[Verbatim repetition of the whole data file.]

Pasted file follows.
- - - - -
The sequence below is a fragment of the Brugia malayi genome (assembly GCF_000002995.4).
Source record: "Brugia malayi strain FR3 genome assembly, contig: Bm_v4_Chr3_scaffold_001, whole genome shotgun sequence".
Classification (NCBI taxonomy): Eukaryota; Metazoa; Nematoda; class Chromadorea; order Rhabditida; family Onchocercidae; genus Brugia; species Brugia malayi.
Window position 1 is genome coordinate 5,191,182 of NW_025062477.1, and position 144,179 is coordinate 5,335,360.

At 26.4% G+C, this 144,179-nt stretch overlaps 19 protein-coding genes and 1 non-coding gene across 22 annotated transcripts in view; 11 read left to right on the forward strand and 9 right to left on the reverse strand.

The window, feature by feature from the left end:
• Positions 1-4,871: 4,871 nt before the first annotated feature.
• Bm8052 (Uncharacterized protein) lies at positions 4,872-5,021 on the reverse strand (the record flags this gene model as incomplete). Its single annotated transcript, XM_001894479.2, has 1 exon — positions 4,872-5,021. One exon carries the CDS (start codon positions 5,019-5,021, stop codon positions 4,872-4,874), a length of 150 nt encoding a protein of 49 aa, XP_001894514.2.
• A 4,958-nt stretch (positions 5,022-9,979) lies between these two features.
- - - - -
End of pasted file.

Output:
The sequence below is a fragment of the Brugia malayi genome (assembly GCF_000002995.4).
Source record: "Brugia malayi strain FR3 genome assembly, contig: Bm_v4_Chr3_scaffold_001, whole genome shotgun sequence".
Classification (NCBI taxonomy): Eukaryota; Metazoa; Nematoda; class Chromadorea; order Rhabditida; family Onchocercidae; genus Brugia; species Brugia malayi.
Window position 1 is genome coordinate 5,191,182 of NW_025062477.1, and position 144,179 is coordinate 5,335,360.

At 26.4% G+C, this 144,179-nt stretch overlaps 19 protein-coding genes and 1 non-coding gene across 22 annotated transcripts in view; 11 read left to right on the forward strand and 9 right to left on the reverse strand.

The window, feature by feature from the left end:
• Positions 1-4,871: 4,871 nt before the first annotated feature.
• Bm8052 (Uncharacterized protein) lies at positions 4,872-5,021 on the reverse strand (the record flags this gene model as incomplete). Its single annotated transcript, XM_001894479.2, has 1 exon — positions 4,872-5,021. One exon carries the CDS (start codon positions 5,019-5,021, stop codon positions 4,872-4,874), a length of 150 nt encoding a protein of 49 aa, XP_001894514.2.
• A 4,958-nt stretch (positions 5,022-9,979) lies between these two features.